Jesus summarizes his point thus far by saying, They will treat you this way because of my name (v. 21). His name refers to his identity and his character as it is made manifest (see comment on 1:12). But Jesus cannot be understood apart from the Father, so he concludes that the reason they reject him is their ignorance of the One who sent me. Here is the core problem (cf. 5:37-38; 7:28; 8:19, 47, 55), which introduces the main point of the rest of this section (vv. 22-25). Jesus has been speaking of the connection between the treatment he has experienced and that of his disciples. Now he focuses on his own ministry and its relation to the Father.

His central assertion is that this ignorance of the Father is culpable because of the witness he has borne in word and deed. He has spoken to them the words of the Father himself (14:10-11) and shown them the deeds of the Father (5:19, 30), deeds unlike anyone else's (v. 24). If he had not spoken and acted thus they would not be guilty of sin (vv. 22, 24). The text says literally, "they would not have sin" (hamartia). Hamartia can refer to guilt, but here the reference is more likely to sin itself. For in John's Gospel sin is understood as lack of faith in Jesus, that is, hatred of him and his Father (Michaels 1989:276). The opponents do not think they hate God, but such is the case given their hatred of Jesus (vv. 23-24). "This hatred is the human `no' to the divine `yes' expressed in the mission of his Son" (Ridderbos 1997:525).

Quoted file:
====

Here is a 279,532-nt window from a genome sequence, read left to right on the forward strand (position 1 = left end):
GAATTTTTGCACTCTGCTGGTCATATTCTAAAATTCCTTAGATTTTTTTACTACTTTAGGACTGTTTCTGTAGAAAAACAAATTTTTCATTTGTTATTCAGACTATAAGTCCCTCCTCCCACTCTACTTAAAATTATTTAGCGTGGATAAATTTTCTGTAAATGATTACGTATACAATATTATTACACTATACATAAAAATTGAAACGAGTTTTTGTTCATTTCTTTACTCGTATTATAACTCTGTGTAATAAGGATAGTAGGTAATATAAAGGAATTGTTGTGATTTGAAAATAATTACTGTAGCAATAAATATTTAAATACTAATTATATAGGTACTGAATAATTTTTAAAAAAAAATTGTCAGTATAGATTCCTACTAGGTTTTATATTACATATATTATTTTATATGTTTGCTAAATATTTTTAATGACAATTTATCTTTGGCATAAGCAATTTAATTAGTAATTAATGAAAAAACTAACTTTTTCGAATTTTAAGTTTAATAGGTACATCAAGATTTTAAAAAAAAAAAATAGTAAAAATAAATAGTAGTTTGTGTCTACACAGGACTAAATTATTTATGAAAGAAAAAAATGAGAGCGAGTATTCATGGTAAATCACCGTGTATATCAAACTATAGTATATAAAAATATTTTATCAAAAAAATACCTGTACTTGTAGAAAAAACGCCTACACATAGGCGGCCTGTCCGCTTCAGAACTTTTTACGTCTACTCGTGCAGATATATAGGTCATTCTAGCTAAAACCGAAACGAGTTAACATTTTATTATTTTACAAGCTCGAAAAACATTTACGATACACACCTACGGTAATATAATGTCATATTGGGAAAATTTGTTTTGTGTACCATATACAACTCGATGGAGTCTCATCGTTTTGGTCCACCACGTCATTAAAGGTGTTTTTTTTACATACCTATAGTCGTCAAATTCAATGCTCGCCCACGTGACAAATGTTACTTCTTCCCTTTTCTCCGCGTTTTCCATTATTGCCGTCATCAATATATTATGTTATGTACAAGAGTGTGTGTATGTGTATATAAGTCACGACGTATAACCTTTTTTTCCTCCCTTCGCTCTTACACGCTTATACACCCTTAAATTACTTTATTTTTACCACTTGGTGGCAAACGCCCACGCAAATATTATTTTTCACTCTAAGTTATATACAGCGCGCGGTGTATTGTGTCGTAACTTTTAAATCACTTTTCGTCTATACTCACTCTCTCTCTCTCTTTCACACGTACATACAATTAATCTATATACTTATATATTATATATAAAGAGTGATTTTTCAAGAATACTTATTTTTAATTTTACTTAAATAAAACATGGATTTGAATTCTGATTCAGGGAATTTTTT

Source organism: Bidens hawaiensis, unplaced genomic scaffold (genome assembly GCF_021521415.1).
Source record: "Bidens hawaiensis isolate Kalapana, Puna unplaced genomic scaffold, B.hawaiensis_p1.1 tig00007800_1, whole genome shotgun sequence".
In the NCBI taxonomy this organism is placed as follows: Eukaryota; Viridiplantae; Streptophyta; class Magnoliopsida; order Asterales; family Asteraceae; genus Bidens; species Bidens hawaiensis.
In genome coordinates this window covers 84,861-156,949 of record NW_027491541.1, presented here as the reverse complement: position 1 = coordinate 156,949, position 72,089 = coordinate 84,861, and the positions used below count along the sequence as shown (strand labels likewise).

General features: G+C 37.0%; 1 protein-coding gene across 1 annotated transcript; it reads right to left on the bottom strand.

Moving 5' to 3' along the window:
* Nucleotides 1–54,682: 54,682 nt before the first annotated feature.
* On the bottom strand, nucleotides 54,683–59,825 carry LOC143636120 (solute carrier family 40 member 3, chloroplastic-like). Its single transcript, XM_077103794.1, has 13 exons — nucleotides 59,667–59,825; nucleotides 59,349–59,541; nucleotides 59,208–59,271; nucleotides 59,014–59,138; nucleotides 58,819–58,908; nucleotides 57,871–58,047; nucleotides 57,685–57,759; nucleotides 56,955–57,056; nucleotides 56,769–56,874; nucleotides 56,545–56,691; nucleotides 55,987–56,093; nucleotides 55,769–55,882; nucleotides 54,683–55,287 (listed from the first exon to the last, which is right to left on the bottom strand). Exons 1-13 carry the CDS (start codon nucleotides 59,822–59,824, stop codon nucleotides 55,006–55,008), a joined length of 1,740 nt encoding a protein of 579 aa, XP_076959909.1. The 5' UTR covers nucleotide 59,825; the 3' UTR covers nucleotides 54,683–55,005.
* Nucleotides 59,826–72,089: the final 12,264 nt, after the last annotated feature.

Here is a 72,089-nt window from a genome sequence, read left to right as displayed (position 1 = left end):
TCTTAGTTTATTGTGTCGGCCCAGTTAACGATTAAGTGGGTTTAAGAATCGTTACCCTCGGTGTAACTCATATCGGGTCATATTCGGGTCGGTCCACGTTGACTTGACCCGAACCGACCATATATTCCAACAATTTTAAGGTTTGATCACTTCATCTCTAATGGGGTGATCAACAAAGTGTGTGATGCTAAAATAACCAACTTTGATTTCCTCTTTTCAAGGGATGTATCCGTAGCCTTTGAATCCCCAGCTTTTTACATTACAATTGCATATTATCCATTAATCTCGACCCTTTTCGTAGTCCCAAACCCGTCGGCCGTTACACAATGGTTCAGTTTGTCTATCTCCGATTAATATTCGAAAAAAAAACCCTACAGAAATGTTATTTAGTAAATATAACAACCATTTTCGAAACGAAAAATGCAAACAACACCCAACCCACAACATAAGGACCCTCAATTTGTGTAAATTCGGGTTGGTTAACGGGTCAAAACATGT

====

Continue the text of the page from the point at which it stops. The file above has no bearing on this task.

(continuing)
The disciples are actually experiencing the deep-seated rebellion of sinful humanity against the Father himself. The conflict they experience is a part of something much bigger than themselves. Sometimes Christians today say they are being persecuted for the sake of God, when in fact they are being rejected merely because they are obnoxious. But many Christians are indeed undergoing the most horrid persecution and suffering for the Name. Jesus' words of encouragement here speak directly to his disciples in such situations. He gives them the larger perspective, helping them understand that what they are going through is part of the world's rejection of the Father and the Son.

Such suffering is not outside God's providential care. It corresponds to a pattern found in Scripture, which is what fulfill means here (v. 25). The rejection of Jesus and his disciples is found in the very law to which those rejecting them claim to be loyal, thus further demonstrating their culpability. The passage cited, They hated me without reason, is probably either Psalm 35:19 or 69:4. The latter may be more likely because it is referred to so often in the New Testament, being quoted or directly alluded to seventeen times in all. In either case the innocent psalmist is complaining to God about his persecutors. So Jesus is not just using a convenient proof text but making connection with an important type. He is using Scripture to assure his disciples that they should not be surprised by what he is experiencing nor by what they themselves will experience. God is in control.

Thus Jesus is giving the disciples two grounds for assurance, himself and the Scriptures. They should look to him for his example and for what he has said to them. They also gain confidence through what they find in the Old Testament, understood in relation to Jesus (v. 25). The Scriptures in general, and the Gospels in particular, continue to play such a role in the lives of faithful disciples today.